Rev. Samuel Powell, of Trinity Lutheran Church in Jefferson City, doesn’t think most pastors are overjoyed at the idea of starting a stewardship campaign. However, last year everyone agreed it was the right time.
Rev. Powell reached out to Casey Carlson of the LCEF and Gene Wyssmann of the Missouri District to use Consecrated Stewards, a stewardship ministry service. Rev. Powell found he could customize the approach to the specific needs and people at Trinity, while enjoying guidance from Rev. Wyssmann.
Using Storytelling to Connect People with their Congregation
The leadership at Trinity decided to focus on storytelling, using worship services to highlight a weekly theme:
- Week 1
Caring for people, included stories about their involvement in a variety of ministries
- Week 2
Education, with people discussing the many activities that focus on teaching and families
- Week 3
First Responders, people described their efforts to bring meals to first responders
- Week 4
“Bridal Care,” referred to the church as the bride of Christ, with people talking about how individuals cared for church grounds, saving tens of thousands of dollars
Approaching the Topic of Giving in the Context of People-Focused Ministry
Each week, the leadership also requested that individual re-examine their giving. “There’s no hiding from the fact that stewardship is also about money,” Rev. Powell says.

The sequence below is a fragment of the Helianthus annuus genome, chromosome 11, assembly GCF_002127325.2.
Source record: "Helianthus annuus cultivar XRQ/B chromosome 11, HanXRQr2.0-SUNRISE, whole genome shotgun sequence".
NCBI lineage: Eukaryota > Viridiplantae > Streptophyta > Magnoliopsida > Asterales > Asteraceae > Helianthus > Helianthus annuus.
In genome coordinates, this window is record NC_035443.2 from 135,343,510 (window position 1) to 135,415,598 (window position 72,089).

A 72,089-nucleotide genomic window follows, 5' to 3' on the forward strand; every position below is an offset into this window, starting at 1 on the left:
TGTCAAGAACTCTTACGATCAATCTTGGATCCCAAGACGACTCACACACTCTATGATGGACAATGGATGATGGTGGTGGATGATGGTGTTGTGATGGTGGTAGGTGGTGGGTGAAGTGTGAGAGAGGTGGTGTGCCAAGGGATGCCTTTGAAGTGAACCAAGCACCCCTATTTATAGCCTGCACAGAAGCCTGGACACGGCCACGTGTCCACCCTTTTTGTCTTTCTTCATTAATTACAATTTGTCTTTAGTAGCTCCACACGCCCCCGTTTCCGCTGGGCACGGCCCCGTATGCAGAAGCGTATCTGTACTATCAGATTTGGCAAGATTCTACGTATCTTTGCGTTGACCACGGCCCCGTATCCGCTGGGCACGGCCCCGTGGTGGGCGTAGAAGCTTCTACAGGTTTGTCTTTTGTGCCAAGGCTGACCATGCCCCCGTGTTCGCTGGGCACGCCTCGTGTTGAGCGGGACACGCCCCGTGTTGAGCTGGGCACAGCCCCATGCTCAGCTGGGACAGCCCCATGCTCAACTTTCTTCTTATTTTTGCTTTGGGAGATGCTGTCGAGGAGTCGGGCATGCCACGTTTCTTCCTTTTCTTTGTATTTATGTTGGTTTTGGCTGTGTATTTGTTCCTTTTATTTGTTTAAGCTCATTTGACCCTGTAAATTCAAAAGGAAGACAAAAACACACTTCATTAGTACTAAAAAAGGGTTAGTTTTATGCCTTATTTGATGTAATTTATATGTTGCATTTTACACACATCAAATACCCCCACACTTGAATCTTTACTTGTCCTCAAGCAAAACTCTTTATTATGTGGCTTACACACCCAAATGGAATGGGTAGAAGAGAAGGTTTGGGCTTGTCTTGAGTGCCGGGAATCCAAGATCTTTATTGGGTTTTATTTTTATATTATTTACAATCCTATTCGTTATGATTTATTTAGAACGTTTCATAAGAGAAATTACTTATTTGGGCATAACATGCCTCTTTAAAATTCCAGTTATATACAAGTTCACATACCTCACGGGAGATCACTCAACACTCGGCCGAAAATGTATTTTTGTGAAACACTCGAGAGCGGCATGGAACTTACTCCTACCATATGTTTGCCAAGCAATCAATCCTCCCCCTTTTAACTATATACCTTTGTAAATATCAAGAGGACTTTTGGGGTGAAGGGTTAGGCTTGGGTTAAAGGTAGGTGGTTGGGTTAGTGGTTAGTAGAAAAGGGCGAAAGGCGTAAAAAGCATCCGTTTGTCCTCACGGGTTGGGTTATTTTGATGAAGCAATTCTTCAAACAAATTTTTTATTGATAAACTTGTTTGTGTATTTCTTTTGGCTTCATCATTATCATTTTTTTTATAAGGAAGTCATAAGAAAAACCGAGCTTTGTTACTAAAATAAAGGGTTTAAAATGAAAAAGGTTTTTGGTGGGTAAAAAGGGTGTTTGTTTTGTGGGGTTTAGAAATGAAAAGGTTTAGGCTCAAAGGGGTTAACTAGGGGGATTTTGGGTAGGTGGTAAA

However, the response was overwhelmingly positive. Rev. Powell recalls, people would say, “I didn’t know that was happening,” or “I’ve seen that person [around church], but I didn’t know who she was.”
A Holistic and Scripture-Based Look at Stewardship
Consecrated Stewards might be a good fit for your congregation if you’re looking for something that is:
- Rooted in scripture and based on biblical principles
- Is easy to implement and organize
- Provides a trained Guest Leader to keep the process on track, maintain the biblical focus and avoid expensive shortcuts
If stewardship is not your favorite part of being in ministry, Rev. Powell says, “I’m with you. But you can’t assume people know what stewardship is.”
He once met with a couple who wanted to give, but they didn’t know what was appropriate. They didn’t know how much they were “supposed” to give of the time, talent or treasure. To not address stewardship in the midst of such generosity would have been a missed opportunity, for the congregation, and for this family.
To learn more about how you can get started with biblical stewardship training, contact Casey Carlson
at (314) 590-6207 and ask about Consecrated Stewards.